A systematic review of validated methods for identifying cerebrovascular accident or transient ischemic attack using administrative data
AuthorsAndrade, Susan E.
Harrold, Leslie R.
Cutrona, Sarah L.
Saczynski, Jane S.
Dodd, Katherine S.
Goldberg, Robert J.
Gurwitz, Jerry H.
UMass Chan AffiliationsDepartment of Quantitative Health Sciences
Department of Medicine, Division of Cardiovascular Medicine
Department of Medicine, Division of Geriatric Medicine
Department of Medicine, Division of Rheumatology
Meyers Primary Care Institute
Document TypeJournal Article
KeywordsIschemic Attack, Transient
Diagnostic Techniques, Cardiovascular
Health Services Research
MetadataShow full item record
AbstractPURPOSE: To perform a systematic review of the validity of algorithms for identifying cerebrovascular accidents (CVAs) or transient ischemic attacks (TIAs) using administrative and claims data. METHODS: PubMed and Iowa Drug Information Service searches of the English language literature were performed to identify studies published between 1990 and 2010 that evaluated the validity of algorithms for identifying CVAs (ischemic and hemorrhagic strokes, intracranial hemorrhage, and subarachnoid hemorrhage) and/or TIAs in administrative data. Two study investigators independently reviewed the abstracts and articles to determine relevant studies according to pre-specified criteria. RESULTS: A total of 35 articles met the criteria for evaluation. Of these, 26 articles provided data to evaluate the validity of stroke, seven reported the validity of TIA, five reported the validity of intracranial bleeds (intracerebral hemorrhage and subarachnoid hemorrhage), and 10 studies reported the validity of algorithms to identify the composite endpoints of stroke/TIA or cerebrovascular disease. Positive predictive values (PPVs) varied depending on the specific outcomes and algorithms evaluated. Specific algorithms to evaluate the presence of stroke and intracranial bleeds were found to have high PPVs (80% or greater). Algorithms to evaluate TIAs in adult populations were generally found to have PPVs of 70% or greater. CONCLUSIONS: The algorithms and definitions to identify CVAs and TIAs using administrative and claims data differ greatly in the published literature. The choice of the algorithm employed should be determined by the stroke subtype of interest. Copyright (c) 2012 John Wiley and Sons, Ltd.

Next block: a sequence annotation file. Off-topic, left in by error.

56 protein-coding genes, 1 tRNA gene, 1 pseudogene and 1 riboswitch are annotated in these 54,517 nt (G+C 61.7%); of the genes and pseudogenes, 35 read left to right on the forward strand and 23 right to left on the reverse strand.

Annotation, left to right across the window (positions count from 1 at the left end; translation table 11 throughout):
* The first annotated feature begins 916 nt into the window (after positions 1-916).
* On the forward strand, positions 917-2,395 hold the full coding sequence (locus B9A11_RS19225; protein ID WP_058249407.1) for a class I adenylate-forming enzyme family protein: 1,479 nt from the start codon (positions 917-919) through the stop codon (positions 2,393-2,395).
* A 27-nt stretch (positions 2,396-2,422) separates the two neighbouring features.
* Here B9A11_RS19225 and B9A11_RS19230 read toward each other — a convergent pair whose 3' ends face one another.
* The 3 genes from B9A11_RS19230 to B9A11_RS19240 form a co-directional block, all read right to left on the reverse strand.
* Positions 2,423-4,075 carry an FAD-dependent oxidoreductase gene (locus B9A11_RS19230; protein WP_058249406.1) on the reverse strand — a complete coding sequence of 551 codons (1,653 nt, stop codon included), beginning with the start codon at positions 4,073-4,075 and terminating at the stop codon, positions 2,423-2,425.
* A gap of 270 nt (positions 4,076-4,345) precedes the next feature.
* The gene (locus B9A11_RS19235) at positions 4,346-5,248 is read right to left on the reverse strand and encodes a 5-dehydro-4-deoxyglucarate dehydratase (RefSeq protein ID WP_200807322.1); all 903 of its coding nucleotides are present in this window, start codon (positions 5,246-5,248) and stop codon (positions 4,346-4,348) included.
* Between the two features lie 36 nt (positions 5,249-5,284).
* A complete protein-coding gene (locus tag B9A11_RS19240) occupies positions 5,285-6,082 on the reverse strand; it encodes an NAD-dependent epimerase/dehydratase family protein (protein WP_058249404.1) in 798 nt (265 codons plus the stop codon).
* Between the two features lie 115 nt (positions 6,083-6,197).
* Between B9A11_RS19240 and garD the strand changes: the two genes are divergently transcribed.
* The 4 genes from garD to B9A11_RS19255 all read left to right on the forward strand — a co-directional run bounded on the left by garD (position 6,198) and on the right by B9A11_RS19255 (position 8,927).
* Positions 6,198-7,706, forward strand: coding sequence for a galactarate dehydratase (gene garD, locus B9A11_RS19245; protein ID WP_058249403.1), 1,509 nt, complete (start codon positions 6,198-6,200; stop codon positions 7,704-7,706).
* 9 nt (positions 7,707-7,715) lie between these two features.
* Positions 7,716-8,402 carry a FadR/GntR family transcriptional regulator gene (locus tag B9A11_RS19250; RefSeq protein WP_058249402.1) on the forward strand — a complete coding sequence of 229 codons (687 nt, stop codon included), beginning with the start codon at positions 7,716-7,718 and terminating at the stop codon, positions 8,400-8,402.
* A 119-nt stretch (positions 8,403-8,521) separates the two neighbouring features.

SourcePharmacoepidemiol Drug Saf. 2012 Jan;21 Suppl 1:100-28. doi: 10.1002/pds.2312. Link to article on publisher's site
Permanent Link to this Itemhttp://hdl.handle.net/20.500.14038/37128
Related ResourcesLink to Article in PubMed